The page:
This program is read by Michael Eric Dyson. From the New York Times best-selling author of Tears We Cannot Stop, a passionate call to America to finally reckon with race and start the journey to redemption. The night of May 25, 2020 changed America. George Floyd, a 46-year-old Black man, was killed during an arrest in Minneapolis when a White cop suffocated him. The video of that nights events went viral, sparking the largest protests in the nations history and the sort of social unrest we have not seen since the '60s. While Floyds death was certainly the catalyst (heightened by the fact that it occurred during a pandemic whose victims were disproportionately of color), it was in truth the fuse that lit an ever-filling powder keg. Long Time Coming grapples with the cultural and social forces that have shaped our nation in the brutal crucible of race. In five beautifully argued chapters - each addressed to a Black martyr, from Breonna Taylor to Rev. Clementa Pinckney - Dyson traces the genealogy of anti-Blackness from the slave ship to the street corner where Floyd lost his life - and where America gained its will to confront the ugly truth of systemic racism. Ending with a poignant plea for hope, Dysons exciting new book points the way to social redemption. Long Time Coming is a necessary guide to help America finally reckon with race. A Macmillan Audio production from St. Martin's Press Antiracist demonstrations have been like love notes to the martyrs of racist terror and anti-Blackness. Michael Eric Dyson writes out these love notes in this powerfully illuminating, heart-wrenching, and enlightening book. Long Time Coming is right on time. (Ibram X. Kendi, best-selling author of How to Be an Antiracist) Crushingly powerful, Long Time Coming is an unfiltered Marlboro of Black pain. (Isabel Wilkerson, author of Caste: The Origins of Our Discontents) "Michael Eric Dyson is one of the nations most thoughtful and critical thinkers in social inequality and the demands of justice. Long Time Coming, his latest formidable, compelling book, has much to offer on our nations crucial need for racial reckoning and the way forward." (Bryan Stevenson, author of Just Mercy)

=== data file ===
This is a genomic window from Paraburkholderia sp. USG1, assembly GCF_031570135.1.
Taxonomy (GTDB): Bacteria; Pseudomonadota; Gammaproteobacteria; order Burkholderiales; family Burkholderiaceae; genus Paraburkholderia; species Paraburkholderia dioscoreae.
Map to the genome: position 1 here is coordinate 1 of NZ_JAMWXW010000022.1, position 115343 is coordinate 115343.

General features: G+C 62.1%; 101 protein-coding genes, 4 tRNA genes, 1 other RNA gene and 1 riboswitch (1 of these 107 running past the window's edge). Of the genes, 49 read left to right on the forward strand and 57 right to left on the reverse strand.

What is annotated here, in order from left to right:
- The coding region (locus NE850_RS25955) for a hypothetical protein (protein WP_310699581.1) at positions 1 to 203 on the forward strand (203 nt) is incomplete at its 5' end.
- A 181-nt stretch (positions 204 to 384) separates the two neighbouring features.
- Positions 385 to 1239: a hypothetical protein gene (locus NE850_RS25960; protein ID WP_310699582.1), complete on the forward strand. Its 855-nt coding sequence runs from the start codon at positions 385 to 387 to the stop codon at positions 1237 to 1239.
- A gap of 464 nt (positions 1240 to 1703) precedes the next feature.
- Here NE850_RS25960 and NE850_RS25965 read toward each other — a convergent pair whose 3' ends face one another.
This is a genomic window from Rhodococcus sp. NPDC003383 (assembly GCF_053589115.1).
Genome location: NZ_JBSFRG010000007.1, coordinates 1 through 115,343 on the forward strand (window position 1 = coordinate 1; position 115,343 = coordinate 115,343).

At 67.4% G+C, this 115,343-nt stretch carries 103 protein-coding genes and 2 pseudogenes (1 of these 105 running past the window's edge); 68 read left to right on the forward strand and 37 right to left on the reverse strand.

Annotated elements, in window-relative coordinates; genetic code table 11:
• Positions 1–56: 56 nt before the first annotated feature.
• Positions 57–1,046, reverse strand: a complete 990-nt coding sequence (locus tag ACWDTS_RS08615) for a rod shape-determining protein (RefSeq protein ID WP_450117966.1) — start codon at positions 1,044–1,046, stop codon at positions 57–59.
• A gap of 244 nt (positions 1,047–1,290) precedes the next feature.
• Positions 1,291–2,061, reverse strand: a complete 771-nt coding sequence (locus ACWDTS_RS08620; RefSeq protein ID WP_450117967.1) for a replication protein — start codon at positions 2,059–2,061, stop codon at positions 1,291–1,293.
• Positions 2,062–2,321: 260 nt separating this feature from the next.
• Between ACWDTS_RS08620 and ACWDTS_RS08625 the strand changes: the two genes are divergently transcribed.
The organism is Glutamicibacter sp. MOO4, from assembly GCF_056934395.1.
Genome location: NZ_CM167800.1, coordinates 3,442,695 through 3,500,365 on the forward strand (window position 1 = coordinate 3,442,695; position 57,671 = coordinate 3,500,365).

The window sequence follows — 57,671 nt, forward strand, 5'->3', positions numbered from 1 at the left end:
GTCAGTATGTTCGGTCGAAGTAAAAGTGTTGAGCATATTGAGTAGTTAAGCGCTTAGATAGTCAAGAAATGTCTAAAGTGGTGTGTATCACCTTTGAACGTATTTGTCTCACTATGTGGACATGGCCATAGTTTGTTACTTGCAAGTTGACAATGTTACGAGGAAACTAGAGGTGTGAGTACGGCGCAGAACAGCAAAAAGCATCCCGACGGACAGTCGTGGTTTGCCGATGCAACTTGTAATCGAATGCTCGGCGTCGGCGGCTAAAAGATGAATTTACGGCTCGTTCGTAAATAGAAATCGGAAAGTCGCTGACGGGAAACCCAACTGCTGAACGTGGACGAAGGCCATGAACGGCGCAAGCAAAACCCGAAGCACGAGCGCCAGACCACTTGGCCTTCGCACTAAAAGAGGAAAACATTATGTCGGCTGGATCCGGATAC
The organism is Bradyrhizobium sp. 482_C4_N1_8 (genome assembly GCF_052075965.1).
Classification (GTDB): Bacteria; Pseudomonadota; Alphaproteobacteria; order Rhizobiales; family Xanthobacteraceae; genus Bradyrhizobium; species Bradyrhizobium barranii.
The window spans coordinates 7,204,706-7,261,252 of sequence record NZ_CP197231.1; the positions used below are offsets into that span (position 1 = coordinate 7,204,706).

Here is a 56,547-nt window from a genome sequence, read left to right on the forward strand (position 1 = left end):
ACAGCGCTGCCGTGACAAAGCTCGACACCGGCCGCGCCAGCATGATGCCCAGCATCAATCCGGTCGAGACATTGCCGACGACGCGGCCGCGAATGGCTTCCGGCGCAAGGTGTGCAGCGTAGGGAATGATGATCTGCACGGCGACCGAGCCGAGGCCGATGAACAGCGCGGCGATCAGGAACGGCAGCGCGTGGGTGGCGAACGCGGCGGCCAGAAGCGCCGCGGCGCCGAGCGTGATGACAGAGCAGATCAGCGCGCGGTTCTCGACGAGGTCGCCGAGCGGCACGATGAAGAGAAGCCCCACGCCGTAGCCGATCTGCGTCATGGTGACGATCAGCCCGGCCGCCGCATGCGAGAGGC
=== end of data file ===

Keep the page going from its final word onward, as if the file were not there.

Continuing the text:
©2020 Michael Eric Dyson (P)2020 Macmillan Audio